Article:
Torrance & Sons
The name Torrance became part of Bitton’s history when in 1850 William Summerville from Edinburgh came to the village to inspect the fire destroyed paper mill and, seeing the potential, in 1851 invited Thomas and John Torrance from Lasswade, Esk, Scotland to formulate a company building paper mill machinery. John Torrance set up an iron foundry working in conjunction with the already established Bush family who supplied local collieries and brassworks . The name Torrance became even more connected to the Bush family when Thomas married Rhoda Bush, daughter of John Naish Bush, and the 1881 census shows them living in Belmont Cottage with their children Rowland, Hugh and Kate. Rowland and Hugh worked in the paper mill as an engineer and clerk respectively.
Grinding Machines and the War Effort
Torrance and sons became a worldwide supplier of stainless steel and standard paint and colour grinding machines along with general items such as drain covers and mill wheels, an example of which is Willsbridge Mill. Stothert & Pitt became their parent company. The London Gazette of 28th November 1919 records John Rowland Torrance negotiating the new company structure, and during WW2 Stothert & Pitt -Torrance & Sons were helping the war effort when they were contracted to modify the turret and gun mountings on the Challenger Cruiser mk vii tank.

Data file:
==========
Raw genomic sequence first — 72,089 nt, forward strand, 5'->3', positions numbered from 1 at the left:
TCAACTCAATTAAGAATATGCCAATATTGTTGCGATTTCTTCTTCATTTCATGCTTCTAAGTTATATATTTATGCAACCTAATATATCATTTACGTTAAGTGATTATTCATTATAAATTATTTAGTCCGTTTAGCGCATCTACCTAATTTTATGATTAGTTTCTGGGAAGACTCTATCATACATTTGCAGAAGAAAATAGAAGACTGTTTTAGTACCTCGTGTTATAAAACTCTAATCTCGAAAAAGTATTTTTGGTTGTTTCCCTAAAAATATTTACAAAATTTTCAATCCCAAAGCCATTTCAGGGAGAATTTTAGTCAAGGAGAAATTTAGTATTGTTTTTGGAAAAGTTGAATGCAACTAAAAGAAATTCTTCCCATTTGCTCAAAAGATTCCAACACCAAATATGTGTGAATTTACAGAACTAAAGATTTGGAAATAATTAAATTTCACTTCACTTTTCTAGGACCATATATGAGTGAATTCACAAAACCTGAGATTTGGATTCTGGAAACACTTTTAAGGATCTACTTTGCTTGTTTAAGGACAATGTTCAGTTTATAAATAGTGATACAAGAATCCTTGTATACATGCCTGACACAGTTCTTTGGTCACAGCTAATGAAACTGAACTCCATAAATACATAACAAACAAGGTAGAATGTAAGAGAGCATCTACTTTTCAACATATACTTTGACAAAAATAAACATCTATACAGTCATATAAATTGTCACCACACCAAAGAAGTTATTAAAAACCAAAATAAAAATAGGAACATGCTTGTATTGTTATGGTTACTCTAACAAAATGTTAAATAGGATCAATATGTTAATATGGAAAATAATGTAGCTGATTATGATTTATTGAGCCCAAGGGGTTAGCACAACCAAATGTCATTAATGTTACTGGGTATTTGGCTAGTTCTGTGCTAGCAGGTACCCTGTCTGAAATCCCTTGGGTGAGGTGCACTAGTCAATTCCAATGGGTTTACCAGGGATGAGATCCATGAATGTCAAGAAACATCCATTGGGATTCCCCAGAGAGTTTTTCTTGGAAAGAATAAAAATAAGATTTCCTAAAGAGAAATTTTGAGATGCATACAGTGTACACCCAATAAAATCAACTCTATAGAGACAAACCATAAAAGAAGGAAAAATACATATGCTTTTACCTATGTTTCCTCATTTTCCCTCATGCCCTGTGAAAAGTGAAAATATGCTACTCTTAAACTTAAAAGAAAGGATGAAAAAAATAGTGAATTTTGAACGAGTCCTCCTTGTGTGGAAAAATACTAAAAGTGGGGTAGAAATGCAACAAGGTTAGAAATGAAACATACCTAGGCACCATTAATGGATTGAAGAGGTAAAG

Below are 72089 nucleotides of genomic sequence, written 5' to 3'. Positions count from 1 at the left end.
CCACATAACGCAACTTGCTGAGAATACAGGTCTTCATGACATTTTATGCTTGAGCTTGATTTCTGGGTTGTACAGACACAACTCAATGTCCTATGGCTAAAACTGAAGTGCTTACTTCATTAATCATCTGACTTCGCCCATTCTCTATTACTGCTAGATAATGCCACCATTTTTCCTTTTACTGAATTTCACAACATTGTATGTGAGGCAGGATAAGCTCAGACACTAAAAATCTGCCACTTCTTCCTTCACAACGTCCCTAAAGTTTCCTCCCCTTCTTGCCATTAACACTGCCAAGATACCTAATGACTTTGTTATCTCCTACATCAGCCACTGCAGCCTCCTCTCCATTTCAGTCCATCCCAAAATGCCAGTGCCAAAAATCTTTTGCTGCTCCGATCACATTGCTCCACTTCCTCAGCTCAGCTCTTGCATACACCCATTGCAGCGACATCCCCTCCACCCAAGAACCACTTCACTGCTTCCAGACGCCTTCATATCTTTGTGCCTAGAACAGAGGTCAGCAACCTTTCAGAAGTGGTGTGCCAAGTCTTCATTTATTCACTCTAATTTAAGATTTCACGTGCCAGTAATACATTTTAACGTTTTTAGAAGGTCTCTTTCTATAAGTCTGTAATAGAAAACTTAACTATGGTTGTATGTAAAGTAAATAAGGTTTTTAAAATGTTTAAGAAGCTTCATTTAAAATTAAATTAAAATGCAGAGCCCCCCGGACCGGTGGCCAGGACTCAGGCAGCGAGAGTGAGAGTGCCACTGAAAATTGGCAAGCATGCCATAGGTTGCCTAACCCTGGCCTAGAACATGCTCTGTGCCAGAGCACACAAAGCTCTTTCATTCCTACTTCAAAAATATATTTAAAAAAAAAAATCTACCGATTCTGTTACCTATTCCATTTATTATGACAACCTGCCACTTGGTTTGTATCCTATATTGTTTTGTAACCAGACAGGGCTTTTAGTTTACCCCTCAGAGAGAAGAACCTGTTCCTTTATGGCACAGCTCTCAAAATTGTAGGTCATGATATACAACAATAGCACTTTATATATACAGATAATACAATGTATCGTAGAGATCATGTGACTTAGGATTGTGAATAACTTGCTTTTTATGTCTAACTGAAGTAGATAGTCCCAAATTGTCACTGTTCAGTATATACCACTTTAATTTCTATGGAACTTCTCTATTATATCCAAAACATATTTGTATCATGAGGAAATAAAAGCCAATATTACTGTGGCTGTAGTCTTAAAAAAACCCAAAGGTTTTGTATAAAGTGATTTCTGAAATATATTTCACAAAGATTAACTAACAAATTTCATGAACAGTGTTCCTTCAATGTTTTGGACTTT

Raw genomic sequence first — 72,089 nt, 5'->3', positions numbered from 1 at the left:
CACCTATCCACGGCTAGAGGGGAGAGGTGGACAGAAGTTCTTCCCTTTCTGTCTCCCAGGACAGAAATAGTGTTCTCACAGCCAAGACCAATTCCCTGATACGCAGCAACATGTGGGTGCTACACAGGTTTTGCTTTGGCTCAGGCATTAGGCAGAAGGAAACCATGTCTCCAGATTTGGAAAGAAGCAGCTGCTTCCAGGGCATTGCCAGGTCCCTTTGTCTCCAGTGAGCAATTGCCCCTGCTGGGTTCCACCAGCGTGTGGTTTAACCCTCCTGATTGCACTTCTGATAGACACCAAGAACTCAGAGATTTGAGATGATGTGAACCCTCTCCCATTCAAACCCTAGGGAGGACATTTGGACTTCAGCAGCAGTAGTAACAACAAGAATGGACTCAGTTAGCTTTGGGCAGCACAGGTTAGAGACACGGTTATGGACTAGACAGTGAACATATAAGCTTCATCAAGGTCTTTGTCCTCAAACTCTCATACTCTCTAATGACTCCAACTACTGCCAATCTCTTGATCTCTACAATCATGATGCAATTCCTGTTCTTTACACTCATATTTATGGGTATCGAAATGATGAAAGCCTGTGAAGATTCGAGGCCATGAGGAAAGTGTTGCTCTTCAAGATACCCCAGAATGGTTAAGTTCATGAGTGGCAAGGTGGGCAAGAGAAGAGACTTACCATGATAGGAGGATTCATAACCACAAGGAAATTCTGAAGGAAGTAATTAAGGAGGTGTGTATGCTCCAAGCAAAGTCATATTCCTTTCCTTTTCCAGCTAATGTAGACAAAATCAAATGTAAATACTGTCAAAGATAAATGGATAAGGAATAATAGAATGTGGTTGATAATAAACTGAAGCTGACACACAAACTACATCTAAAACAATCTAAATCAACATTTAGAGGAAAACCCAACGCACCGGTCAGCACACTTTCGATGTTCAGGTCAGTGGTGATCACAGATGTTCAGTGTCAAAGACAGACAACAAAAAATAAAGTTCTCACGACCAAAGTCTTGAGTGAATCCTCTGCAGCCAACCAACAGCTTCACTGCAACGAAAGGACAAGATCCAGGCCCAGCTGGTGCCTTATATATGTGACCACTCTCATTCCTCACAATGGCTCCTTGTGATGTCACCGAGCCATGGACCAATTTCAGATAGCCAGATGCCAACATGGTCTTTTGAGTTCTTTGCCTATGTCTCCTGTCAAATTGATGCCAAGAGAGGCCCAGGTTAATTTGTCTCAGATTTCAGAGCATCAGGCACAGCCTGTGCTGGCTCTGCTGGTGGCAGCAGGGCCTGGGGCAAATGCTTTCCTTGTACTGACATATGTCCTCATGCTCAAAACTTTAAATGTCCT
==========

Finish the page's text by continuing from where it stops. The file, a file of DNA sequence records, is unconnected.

Photo courtesy Peter Davies
Origins and Local Employment
Many local people were employed at the Bitton site through the years. Ted Clothier remembers in 1942-3 joining the drawing office at the age of fourteen, when a member of their management visited Bitton Council School and asked if anybody was interested in a career in engineering. Whether to celebrate his apprentice papers or just high jinks, Ted remembers being hoisted by his overall on the works crane. As in many local larger companies Torrance often employed more than one member of one family. Harry Short worked for many years as a packer making the crates for the machines, his son Ted was a lorry driver and then crane operator (and was the firms bookies runner) and his son John served his apprenticeship. John Short remembers that Torrance was self sufficient with its own foundry, pattern shop, fitting shop and machine shop. One of the Stothert & Pitt contracts was making cement mixers, one fitter plus two apprentices per mixer making around thirteen mixers a week. For many years the buildings that straddled the Bath Road through Bitton, some of which were built on land once called The Plough Ground and used by the nurseryman Mr Gibert Gallop, became the face of the village and was Torrance& Sons. In 1988 the firm was sold to Elger and became Elger Torrance. Stothert & Pitt stopped trading in 2008 although both divisions continued to trade under different formats until recently.